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Projects in Cubase SX/SL are the equivalent of documents in Word, an image file in Adobe's Photoshop, or any other software-specific file format. A project holds all the information needed to recreate the work, with the exception of media files, which are saved as separate entities on your hard disk and referred to by the project file when editing it.
Cubase VST users will notice that this is a bit different, since there are no longer any distinctions between arrangement files and song files. In theory, you can have as many projects opened inside Cubase as you wish; however, in practice your system's resources will most likely dictate how many projects you can load into memory simultaneously . When you have more than one project window opened inside Cubase, you can drag events from one project to another.
When you launch Cubase, it will prompt you to select a new project template (see Figure 3.16) if this is your first time, or it will ask you if you want to open an existing project (see Figure 3.17). Templates are simply project files that were saved as templates inside the Cubase SX program folder. To learn more about how to create templates, see Appendix D.
Let's start by creating a new project.
To create a new project:
If Cubase prompts you to open an existing document (Figure 3.17), click on the New Project button. Otherwise, you will see the New Project dialog box.
In the New Project dialog box, select an Empty project.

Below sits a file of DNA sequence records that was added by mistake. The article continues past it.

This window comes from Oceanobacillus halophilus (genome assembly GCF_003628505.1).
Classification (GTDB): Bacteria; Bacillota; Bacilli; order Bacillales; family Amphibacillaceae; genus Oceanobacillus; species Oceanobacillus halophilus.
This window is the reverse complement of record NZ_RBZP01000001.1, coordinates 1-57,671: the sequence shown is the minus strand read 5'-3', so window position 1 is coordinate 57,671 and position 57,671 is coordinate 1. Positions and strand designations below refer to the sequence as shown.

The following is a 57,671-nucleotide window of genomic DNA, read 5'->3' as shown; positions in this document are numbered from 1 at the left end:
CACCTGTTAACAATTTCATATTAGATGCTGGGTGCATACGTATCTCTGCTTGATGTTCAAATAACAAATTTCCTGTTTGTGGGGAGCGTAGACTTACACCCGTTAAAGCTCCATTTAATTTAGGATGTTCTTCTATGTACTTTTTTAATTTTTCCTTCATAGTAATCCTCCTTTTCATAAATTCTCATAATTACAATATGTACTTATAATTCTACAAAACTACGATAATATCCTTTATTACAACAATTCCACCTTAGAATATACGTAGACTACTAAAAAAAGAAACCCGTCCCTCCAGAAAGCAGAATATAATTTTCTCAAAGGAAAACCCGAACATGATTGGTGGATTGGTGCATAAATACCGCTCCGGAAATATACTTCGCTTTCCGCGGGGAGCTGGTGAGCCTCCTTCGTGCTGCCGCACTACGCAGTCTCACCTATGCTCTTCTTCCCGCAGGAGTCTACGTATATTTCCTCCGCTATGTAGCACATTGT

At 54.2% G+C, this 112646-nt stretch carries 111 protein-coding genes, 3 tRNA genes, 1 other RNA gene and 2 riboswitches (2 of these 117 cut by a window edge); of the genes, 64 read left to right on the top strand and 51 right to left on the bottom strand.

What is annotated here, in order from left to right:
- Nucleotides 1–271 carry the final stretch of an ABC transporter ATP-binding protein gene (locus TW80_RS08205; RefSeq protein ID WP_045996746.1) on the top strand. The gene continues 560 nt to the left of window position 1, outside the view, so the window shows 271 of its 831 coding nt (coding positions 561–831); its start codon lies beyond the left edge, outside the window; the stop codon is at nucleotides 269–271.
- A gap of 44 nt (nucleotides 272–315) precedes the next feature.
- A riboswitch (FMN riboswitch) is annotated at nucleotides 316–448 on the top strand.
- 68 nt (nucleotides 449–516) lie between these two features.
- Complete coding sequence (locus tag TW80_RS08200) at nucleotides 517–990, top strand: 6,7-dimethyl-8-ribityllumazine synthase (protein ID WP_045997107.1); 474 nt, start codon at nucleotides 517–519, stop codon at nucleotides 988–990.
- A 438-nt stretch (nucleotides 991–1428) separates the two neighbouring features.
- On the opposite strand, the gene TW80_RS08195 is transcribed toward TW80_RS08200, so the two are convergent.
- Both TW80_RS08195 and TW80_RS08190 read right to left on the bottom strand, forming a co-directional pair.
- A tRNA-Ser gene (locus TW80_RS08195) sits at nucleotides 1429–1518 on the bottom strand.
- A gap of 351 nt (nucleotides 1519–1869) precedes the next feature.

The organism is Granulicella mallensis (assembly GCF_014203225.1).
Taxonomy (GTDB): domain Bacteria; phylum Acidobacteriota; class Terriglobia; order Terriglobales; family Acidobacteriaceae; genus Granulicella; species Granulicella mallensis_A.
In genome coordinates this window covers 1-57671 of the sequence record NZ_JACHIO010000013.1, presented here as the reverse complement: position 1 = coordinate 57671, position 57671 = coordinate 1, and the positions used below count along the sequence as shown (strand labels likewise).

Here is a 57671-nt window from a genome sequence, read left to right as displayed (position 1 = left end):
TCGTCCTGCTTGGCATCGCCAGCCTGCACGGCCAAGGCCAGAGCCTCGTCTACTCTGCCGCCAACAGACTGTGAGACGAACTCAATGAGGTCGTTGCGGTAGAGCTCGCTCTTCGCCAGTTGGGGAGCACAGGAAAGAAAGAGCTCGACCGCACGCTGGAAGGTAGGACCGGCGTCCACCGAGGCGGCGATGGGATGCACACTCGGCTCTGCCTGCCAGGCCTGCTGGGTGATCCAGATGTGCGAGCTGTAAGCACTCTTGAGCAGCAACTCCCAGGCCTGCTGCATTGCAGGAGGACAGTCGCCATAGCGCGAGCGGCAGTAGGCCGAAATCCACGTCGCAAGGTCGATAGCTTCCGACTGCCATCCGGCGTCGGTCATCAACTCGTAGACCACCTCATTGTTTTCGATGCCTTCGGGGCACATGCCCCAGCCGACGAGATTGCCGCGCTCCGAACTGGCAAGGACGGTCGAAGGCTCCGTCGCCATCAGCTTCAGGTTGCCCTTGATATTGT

Click OK. Cubase will then prompt you to select a folder. This should be the location where you want to save your project file. Cubase will automatically create subfolders to store audio, image, and fade files inside this folder.
Select the drive and folder inside that drive (if necessary). You may also choose to create a new folder by clicking on the Create button (Figure 3.18). After you've entered a name for your new folder, click on the OK button.
Click OK once again with the newly created folder selected to close the Select Directory dialog box.
Cubase creates an empty project, or it will automatically create a project with tracks corresponding to the template file you decided to open. For example, if you selected the Stereo Mastering Setup template, you'll get a single stereo audio track with the highest resolution (32-bit) supported by Cubase, as well as a marker track to navigate within the mastering project. One thing you should keep in mind is that each project file should be saved in its own folder and setting up your project should take place before you start working in it rather than after. So let's set up our project.
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